what do you do?

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For the past two years, I have lived in a city that is for most intents and purposes Southern, sprawling and constantly booming, with highways and new cars and lots of good jobs. I work  at its sprawling, booming, self-serious state university, where kids and grown ups get degrees and get good jobs, as a matter of self-perpetuation, societal paricipation, and in taking advantage of unprecedented opportunities. Asking “What do you do?” isn’t a snobby judgemental thing to do, but a matter of business in the most basic sense.

I went straight through college and graduate school- both of my parents finished college after they had kids. I had lot of the same intentions as the students I work with. I’ve yet to see numbers on this, but my perception is that a lot of women who become librarians also become the most educated people in their families while doing so- that this career, this profession, is often one that people enter into, even when as an afterthought, as a life-changing thing. I think new librarians affirm this quite a lot- they take on “librarian” as part of their identity.  The thing I think is so interesting, so magnetic about library blogs, is that they are an excerise in women talking publicly and passionately about their careers.

There’s not a lot of attention in our culture today focused on women in their jobs. In women’s movies, do you ever get much insight on how the Jennifer Aniston and Reese Witherspoon characters feel about their careers? To take the pinnacle of genre entertainment as example, how often did we see the Sex and the City ladies actually at work? Their jobs, athough defining in a cursory way, were an afterthought. If movies today show women at work, it’s either in leisurely stylish rich girl jobs, recent past-period pieces, or in fairly disadvanged situations (see North Country, with the excellent line, “Do you want to make as much money as your Dad?”), but never as contemporary professionals. Where is our Network, our Norma Rae, our 9 to 5, even?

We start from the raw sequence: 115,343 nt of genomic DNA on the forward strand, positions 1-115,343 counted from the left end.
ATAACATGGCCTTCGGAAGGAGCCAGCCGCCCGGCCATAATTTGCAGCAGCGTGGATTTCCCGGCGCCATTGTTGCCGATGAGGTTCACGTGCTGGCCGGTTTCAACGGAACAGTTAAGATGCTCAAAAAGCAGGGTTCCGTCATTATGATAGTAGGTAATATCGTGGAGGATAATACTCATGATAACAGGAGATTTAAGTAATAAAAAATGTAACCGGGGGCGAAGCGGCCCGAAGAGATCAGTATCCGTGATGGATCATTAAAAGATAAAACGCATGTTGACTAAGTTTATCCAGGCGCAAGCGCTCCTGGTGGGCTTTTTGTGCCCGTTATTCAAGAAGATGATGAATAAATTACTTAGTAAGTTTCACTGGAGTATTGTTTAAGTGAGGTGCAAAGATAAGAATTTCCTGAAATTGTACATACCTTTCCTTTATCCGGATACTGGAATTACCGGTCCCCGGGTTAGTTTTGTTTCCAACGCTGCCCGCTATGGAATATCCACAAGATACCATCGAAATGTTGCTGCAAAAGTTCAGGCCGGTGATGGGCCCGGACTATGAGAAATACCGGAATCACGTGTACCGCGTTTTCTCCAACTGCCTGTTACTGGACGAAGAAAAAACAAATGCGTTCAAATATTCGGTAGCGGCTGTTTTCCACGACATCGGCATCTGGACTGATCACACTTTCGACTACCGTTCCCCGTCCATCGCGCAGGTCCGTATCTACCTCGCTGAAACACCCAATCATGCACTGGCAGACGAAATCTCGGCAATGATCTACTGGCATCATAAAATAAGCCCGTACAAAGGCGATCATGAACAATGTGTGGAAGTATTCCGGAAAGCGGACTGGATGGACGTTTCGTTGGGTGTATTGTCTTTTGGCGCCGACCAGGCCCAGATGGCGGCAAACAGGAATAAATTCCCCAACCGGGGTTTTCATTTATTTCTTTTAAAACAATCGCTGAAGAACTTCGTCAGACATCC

I meet other women at parties and bars and barbecues, who are doctors, teachers, lawyers, nurses, engineers, social workers, academics and curators (the real kind, not Charlotte on SATC). I meet women in other cities who work in media or have started their own businesses or who are artists and avoid “real” jobs. And when I think about it, we all put forth quite a bit for our careers, and our jobs, which are all regardlessly, “real”. We must think a lot about what our jobs mean for the other choices they have to make. But it’s hard to even navigate asking those questions. People see their work through the lens of their identity, and explaining what that means is boring for the most part. I also don’t want to be looked down upon by someone who thinks what I do is insignificant, or be percieved as self-important. But these things matter to me, I have a lot of unanswered questions about them, and I do want to talk about this stuff. But instead I talk to other women about their relationships, clothes, and expensive stuff we buy for the kitchen, or at most soul-baring, how we think we could ever afford to and manage to have children. Oh shit, where is feminism in all this?

As an act of feminist assertion and in affirming that I care about what I do, that it is important to me, I want to have more conversations with other women, both in my profession and out of it, about what our careers mean. I want to talk to dudes I know about gender and sex at work, and about what they think their partners careers’ (regardless of respective gender) mean. How do we do this?

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4 Responses to what do you do?

  1. Elita says:

    Dude, this is an excellent post, probably one of the best you’ve done so far. You raise tough questions and I am not sure how it’s done, but I think it’s reat that you bring this up, esp. in the light of the Gorman debacle. I have noticed that when I do meet new women and ask them about their jobs or careers, most are seriously unsatisfied and trying to find something new to do. The same themes about motherhood, felxibility at work and being valued for their contributions does come up again and again, though.

  2. char says:

    Careers mean basically nothing in the larger scheme of things. No matter what you do, a career is just a means to an end. Society is built on money, and that’s the reason we work.

    I don’t think it’s the ONLY reason we work, but it’s the main one. This actually helps me, because if I start getting all upset about things at the library (yes, I’m a librarian), I just tell myself that it doesn’t really matter, that it’s just a job, and if I lose it I can find another one.

    Careers should be an afterthought. I think people get too tied up in their careers. I’m not defined by what I do, I’m defined by who I am! I also think this is why so many women are dissatisfied with their jobs. They haven’t found themselves yet and are constantly trying to define themselves by how others perceive them, at home, at work, etc. It’s one of the pitfalls of being female.

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